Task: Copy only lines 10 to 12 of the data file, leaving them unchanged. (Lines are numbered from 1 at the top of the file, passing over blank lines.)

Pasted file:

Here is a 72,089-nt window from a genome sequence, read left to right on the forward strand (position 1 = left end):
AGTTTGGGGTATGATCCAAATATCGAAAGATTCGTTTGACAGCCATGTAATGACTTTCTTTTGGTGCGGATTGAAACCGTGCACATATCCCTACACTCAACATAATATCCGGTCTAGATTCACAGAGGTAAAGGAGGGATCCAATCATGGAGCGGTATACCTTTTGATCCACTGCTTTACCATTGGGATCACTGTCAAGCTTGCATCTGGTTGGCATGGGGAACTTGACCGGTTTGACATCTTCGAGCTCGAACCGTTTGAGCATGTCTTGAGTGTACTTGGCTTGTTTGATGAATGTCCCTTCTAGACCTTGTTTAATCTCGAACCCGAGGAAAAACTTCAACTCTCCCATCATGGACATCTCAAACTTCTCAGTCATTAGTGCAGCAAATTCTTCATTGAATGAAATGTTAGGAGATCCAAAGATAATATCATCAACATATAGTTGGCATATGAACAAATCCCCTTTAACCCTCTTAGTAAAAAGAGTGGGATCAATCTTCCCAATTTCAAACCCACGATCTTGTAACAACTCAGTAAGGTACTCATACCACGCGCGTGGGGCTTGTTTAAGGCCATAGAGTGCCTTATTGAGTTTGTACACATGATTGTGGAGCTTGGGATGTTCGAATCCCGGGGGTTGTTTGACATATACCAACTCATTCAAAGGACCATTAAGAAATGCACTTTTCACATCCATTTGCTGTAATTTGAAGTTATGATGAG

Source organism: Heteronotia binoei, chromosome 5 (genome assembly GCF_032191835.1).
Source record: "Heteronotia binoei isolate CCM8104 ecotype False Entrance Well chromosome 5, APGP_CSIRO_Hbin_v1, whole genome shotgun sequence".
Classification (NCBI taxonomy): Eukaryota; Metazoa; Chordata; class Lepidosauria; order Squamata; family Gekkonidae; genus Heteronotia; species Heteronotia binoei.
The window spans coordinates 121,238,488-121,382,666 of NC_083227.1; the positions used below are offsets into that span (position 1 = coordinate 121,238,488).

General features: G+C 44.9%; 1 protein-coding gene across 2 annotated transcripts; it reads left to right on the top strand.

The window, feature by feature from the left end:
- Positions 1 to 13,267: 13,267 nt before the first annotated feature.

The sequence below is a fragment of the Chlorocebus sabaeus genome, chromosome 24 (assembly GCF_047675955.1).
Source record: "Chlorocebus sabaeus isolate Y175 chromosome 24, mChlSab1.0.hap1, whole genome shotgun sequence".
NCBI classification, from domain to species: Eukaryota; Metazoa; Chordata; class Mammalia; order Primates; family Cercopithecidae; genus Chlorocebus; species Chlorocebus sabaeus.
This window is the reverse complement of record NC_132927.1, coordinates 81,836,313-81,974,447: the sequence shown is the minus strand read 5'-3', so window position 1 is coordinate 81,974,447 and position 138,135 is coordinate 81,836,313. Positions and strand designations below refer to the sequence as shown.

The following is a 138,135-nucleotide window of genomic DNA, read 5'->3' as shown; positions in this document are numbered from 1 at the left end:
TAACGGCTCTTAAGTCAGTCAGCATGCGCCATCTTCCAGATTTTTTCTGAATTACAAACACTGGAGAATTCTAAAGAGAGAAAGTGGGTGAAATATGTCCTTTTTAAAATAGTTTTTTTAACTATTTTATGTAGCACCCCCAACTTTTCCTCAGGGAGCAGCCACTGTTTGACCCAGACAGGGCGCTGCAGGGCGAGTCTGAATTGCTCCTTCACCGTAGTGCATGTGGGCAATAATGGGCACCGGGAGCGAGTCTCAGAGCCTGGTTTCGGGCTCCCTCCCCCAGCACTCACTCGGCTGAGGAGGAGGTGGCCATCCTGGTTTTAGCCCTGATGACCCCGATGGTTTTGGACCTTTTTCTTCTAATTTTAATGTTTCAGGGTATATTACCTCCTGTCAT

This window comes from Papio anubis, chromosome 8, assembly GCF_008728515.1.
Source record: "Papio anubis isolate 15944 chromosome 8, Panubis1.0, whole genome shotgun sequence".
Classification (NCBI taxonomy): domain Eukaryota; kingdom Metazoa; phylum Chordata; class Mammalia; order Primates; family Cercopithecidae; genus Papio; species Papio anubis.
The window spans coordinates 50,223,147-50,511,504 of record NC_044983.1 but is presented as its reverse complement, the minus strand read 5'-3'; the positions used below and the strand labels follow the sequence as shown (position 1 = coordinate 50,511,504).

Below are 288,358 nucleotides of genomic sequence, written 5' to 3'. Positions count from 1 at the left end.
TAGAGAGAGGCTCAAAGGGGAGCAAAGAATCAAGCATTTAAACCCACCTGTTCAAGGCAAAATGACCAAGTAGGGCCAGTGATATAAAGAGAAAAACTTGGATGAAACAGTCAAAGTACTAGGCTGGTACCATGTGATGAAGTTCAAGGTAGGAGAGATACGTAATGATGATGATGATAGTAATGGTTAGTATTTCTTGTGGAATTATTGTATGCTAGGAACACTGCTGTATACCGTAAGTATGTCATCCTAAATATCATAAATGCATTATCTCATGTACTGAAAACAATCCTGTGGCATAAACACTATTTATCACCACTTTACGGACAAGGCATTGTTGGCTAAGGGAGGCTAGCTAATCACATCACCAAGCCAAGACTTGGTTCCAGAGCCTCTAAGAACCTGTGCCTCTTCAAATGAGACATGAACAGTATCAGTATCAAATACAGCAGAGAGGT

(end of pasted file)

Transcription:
The sequence below is a fragment of the Chlorocebus sabaeus genome, chromosome 24 (assembly GCF_047675955.1).
Source record: "Chlorocebus sabaeus isolate Y175 chromosome 24, mChlSab1.0.hap1, whole genome shotgun sequence".
NCBI classification, from domain to species: Eukaryota; Metazoa; Chordata; class Mammalia; order Primates; family Cercopithecidae; genus Chlorocebus; species Chlorocebus sabaeus.